The 5 Areas of Laboratory Compliance | IVT

Editor’s Note: Compliance in the manufacturing laboratory is a multi-faceted and often elusive goal. Alice Krumenaker, in her presentation from IVT’s Laboratory Week, offers tips and suggestions for achieving compliant personnel, procedures, lab instrumentation, and methods.

1. Personnel

Be able to confirm that employees are qualified for their positions by having a current curriculum vita on file. Ask employees to update it periodically (annually, biannually, etc.) and as responsibilities change (for example, after a promotion). Accurate training records should be on file that are easily retrieved. Frequent refresher training on quality and safety topics should be conducted.

2. Procedures

Approved procedures need to be in place for method validation and transfer requirements. 

Have approved procedures in place for regarding instrument qualification, calibration, and preventive maintenance. Instructions for qualification and calibration should be written out even if this is typically done by the vendor or an outside contractor. If using a protocol from a vendor or outside contract, ensure that it is aligned with your procedure. Include the actions to be taken when an instrument fails calibration. 

Have an approved procedure for out-of-specification/out-of-trend results, deviations, and investigations. Include some type of root cause analysis steps to help identify the cause of the issues and prevent it from occurring in the future.

Have procedures in place regarding the use and security of lab software, including data acquisition software and laboratory information management system; a procedure should also be in place to define how raw data and lab documentation is handled. Furthermore, have a procedure in place to define the process for receiving samples and how samples are managed within the laboratory.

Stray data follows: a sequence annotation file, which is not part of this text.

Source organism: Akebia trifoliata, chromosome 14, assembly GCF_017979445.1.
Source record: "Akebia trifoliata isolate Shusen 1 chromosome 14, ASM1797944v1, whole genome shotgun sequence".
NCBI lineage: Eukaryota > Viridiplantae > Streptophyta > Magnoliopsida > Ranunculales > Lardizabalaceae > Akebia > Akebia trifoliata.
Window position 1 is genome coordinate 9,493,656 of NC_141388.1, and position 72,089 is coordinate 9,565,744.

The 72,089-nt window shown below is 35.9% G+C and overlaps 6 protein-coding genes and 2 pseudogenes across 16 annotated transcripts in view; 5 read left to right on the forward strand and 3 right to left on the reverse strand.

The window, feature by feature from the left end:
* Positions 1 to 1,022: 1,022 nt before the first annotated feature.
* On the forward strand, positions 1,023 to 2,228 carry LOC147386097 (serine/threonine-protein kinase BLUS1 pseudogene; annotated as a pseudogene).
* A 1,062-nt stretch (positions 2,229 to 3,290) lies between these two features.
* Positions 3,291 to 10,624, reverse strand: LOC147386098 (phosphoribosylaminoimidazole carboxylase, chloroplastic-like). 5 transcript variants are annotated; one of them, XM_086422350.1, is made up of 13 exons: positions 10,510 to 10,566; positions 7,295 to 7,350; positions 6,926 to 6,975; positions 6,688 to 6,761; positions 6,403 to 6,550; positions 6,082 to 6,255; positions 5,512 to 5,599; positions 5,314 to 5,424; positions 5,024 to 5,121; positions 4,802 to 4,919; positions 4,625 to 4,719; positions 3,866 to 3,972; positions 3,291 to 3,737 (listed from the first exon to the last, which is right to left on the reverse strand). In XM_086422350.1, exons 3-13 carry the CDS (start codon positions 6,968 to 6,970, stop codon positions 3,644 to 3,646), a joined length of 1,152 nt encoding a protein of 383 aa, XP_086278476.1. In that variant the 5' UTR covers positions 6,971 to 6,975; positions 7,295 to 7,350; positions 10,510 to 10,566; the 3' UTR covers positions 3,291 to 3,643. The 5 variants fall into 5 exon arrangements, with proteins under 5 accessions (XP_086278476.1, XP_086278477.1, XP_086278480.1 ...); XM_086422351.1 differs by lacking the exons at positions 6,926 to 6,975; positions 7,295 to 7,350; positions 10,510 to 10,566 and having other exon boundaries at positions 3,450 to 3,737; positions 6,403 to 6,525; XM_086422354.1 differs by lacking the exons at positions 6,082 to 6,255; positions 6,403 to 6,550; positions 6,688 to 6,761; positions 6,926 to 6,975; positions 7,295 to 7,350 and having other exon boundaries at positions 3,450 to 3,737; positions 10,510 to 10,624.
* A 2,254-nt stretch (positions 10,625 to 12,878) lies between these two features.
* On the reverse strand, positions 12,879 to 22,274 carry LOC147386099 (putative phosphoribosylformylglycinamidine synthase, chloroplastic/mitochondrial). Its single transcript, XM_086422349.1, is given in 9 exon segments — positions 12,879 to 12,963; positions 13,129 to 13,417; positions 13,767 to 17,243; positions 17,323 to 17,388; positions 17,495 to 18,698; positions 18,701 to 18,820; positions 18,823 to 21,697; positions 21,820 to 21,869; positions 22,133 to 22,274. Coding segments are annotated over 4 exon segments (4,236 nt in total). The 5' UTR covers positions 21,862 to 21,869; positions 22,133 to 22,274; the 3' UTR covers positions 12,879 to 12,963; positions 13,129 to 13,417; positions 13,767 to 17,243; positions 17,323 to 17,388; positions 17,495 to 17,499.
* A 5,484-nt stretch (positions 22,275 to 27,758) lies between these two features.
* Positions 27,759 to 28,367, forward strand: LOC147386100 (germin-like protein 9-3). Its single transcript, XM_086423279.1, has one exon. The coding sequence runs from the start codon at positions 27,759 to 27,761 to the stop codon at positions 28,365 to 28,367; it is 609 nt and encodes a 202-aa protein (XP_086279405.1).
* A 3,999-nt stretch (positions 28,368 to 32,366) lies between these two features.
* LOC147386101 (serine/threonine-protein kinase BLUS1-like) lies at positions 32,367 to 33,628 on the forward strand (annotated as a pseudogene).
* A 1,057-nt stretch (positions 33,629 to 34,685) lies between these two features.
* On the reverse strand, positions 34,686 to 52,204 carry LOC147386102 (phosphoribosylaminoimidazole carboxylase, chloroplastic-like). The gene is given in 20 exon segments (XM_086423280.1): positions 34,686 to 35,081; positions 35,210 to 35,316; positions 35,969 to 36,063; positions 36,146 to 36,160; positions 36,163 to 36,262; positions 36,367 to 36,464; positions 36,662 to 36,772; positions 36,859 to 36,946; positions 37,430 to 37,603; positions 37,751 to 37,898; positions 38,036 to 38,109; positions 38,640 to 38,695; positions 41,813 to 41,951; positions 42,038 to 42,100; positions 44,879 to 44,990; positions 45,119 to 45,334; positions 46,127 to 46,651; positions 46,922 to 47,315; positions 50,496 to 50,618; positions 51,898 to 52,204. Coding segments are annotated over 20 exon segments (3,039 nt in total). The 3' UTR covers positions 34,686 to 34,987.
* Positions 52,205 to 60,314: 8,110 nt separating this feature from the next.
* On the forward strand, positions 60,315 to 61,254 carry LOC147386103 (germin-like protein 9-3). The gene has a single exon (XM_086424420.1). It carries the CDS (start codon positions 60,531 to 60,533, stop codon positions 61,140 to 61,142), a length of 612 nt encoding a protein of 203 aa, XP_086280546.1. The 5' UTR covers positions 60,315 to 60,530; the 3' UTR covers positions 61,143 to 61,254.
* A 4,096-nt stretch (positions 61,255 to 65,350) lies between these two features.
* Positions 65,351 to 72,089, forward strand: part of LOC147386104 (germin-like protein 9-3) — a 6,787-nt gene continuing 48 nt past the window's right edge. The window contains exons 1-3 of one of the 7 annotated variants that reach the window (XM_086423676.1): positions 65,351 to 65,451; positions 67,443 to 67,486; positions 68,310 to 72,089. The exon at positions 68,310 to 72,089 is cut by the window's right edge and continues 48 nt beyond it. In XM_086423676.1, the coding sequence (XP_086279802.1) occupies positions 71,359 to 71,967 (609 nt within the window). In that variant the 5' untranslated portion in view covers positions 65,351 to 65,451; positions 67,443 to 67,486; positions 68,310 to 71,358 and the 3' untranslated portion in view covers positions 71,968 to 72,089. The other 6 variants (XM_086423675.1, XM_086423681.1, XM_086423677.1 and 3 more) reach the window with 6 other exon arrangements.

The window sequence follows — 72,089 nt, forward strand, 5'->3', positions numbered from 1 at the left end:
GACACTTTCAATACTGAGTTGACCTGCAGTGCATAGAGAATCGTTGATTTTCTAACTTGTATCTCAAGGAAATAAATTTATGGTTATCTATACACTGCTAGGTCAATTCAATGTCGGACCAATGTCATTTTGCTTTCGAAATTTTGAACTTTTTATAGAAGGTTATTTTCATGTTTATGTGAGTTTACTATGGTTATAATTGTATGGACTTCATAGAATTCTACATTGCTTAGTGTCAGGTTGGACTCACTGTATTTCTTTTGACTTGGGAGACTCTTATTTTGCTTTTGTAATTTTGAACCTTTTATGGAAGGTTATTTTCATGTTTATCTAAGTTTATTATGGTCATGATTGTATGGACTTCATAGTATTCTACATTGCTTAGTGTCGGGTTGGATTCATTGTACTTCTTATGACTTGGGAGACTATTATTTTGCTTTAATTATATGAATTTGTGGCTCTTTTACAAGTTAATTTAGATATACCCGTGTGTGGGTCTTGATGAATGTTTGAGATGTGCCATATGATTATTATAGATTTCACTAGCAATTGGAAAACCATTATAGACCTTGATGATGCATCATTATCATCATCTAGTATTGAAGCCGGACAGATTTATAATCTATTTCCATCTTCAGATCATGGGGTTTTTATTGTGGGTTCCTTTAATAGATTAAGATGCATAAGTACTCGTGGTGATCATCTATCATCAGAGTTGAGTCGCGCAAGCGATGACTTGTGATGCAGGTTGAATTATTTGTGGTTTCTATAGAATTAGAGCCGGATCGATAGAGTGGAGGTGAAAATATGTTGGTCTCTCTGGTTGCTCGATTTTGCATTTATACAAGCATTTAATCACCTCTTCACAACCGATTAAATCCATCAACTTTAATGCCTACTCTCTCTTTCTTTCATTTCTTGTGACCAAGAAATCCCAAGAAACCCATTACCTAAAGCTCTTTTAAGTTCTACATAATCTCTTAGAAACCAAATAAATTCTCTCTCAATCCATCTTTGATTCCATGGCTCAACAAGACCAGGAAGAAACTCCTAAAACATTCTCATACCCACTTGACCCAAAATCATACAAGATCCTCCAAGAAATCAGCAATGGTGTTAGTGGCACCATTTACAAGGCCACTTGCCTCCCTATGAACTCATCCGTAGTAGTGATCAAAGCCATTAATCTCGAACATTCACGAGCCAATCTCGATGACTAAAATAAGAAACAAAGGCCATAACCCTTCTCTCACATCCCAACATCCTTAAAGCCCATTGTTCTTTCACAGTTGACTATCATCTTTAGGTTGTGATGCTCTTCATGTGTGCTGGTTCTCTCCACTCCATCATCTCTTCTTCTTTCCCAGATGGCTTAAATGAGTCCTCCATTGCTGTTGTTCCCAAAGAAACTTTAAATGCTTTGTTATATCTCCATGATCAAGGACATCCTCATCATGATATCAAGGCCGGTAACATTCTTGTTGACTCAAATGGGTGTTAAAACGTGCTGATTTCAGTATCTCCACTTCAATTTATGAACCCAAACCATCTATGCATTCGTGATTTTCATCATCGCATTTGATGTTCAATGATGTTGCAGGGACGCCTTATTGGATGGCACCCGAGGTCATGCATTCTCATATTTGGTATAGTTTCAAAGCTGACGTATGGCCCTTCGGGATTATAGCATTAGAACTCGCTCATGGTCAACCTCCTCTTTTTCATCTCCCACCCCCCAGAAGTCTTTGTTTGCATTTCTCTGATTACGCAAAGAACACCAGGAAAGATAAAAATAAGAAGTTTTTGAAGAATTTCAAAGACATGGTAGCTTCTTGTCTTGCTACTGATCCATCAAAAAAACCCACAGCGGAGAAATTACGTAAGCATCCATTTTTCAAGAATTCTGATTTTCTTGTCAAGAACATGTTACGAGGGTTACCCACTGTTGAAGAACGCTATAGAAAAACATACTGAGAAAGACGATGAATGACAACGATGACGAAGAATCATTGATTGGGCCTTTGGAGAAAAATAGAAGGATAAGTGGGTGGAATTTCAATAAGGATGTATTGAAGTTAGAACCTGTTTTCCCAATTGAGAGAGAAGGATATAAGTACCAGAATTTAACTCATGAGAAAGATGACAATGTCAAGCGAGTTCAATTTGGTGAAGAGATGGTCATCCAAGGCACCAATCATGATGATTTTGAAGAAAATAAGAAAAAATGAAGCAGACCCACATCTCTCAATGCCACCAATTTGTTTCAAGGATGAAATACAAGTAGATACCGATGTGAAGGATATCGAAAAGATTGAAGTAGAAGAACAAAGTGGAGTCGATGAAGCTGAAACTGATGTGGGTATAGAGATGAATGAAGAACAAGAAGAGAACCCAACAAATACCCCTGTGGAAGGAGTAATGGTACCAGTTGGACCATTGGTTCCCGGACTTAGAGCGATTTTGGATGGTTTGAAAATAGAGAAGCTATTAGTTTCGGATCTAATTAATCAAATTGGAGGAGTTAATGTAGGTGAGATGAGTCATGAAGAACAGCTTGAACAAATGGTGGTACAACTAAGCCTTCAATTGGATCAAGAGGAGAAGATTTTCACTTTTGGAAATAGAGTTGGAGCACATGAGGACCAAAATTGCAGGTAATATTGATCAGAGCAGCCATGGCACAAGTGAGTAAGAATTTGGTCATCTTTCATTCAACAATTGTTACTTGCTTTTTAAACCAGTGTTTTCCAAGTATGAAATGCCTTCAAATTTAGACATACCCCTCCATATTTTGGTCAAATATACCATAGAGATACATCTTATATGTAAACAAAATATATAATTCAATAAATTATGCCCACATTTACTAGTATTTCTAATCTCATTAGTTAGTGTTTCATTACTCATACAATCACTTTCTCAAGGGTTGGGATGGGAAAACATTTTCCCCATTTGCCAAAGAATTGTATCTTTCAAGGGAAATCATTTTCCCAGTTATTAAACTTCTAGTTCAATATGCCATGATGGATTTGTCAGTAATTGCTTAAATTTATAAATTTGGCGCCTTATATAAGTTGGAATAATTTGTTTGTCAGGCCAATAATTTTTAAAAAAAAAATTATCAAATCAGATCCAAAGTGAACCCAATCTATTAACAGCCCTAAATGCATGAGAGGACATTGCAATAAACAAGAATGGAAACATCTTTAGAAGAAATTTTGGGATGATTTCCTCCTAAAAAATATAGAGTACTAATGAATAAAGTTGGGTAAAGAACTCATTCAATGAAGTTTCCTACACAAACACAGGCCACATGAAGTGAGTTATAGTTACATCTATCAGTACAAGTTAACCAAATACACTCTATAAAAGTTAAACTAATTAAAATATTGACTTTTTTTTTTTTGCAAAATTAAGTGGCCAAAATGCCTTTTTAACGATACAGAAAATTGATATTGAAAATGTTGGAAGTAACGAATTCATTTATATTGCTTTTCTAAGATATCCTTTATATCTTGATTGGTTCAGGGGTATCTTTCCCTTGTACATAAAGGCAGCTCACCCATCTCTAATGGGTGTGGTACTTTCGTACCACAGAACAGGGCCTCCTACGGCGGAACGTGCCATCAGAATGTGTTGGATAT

3. Laboratory Instrumentation

New instruments should be appropriately qualified before use (see USP general chapter <1058> for instrument categories).

Instruments should have a logbook for recording maintenance and calibration (an instrument usage logbook is not a requirement; however, it may be a handy way to track down information during an inspection if they have been used routinely).

Instrument calibration status should be clearly displayed on the instrument, including the calibration and preventive maintenance (if applicable) dates and the next due date.

Instruments requiring repair or are out-of-calibration should be placed out-of-service and should be clearly labeled so that they are not used for any type of GMP work. Out-of-calibration instruments may be used for non-GxP work if your procedures include this instruction; however, measures must be taken to ensure that these instruments are not used for any GxP testing if both types of work is done in your laboratory.

Laboratory Investigation Preparation Guide
  • Are all protocols, methods, reports, etc. written, reviewed approved and filed where they are secure, but easily retrieved? 
  • Are training records up-to-date, securely filed, and available for review as necessary?
  • Are instrument qualification protocols on file for lab instrumentation and software as necessary?
  • Are logbooks in use and reviewed as defined in company procedures? Are they replaced as specified and completed contemporaneously?
  • Are data and lab notebooks reviewed routinely and errors corrected promptly using good documentation practices? Are completed notebooks closed and filed securely?
  • Do lab instruments clearly display calibration status? Are instruments that are being repaired or out of calibration clearly labeled to ensure they are not used for GMP work?